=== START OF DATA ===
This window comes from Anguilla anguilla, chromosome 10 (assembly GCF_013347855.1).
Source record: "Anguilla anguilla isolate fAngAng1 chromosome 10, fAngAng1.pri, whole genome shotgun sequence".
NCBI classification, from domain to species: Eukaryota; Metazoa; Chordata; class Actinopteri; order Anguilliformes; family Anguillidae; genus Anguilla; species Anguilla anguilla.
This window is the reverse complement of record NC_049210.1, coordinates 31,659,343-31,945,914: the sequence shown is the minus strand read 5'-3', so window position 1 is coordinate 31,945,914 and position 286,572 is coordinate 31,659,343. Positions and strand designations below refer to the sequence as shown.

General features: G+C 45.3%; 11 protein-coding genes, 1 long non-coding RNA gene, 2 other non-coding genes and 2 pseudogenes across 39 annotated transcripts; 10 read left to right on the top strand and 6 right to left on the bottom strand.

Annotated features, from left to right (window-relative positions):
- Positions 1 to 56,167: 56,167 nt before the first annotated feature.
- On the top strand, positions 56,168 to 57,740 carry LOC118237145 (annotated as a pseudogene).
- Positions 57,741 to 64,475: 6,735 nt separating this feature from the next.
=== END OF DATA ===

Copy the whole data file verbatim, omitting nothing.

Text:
This window comes from Anguilla anguilla, chromosome 10 (assembly GCF_013347855.1).
Source record: "Anguilla anguilla isolate fAngAng1 chromosome 10, fAngAng1.pri, whole genome shotgun sequence".
NCBI classification, from domain to species: Eukaryota; Metazoa; Chordata; class Actinopteri; order Anguilliformes; family Anguillidae; genus Anguilla; species Anguilla anguilla.
This window is the reverse complement of record NC_049210.1, coordinates 31,659,343-31,945,914: the sequence shown is the minus strand read 5'-3', so window position 1 is coordinate 31,945,914 and position 286,572 is coordinate 31,659,343. Positions and strand designations below refer to the sequence as shown.

General features: G+C 45.3%; 11 protein-coding genes, 1 long non-coding RNA gene, 2 other non-coding genes and 2 pseudogenes across 39 annotated transcripts; 10 read left to right on the top strand and 6 right to left on the bottom strand.

Annotated features, from left to right (window-relative positions):
- Positions 1 to 56,167: 56,167 nt before the first annotated feature.
- On the top strand, positions 56,168 to 57,740 carry LOC118237145 (annotated as a pseudogene).
- Positions 57,741 to 64,475: 6,735 nt separating this feature from the next.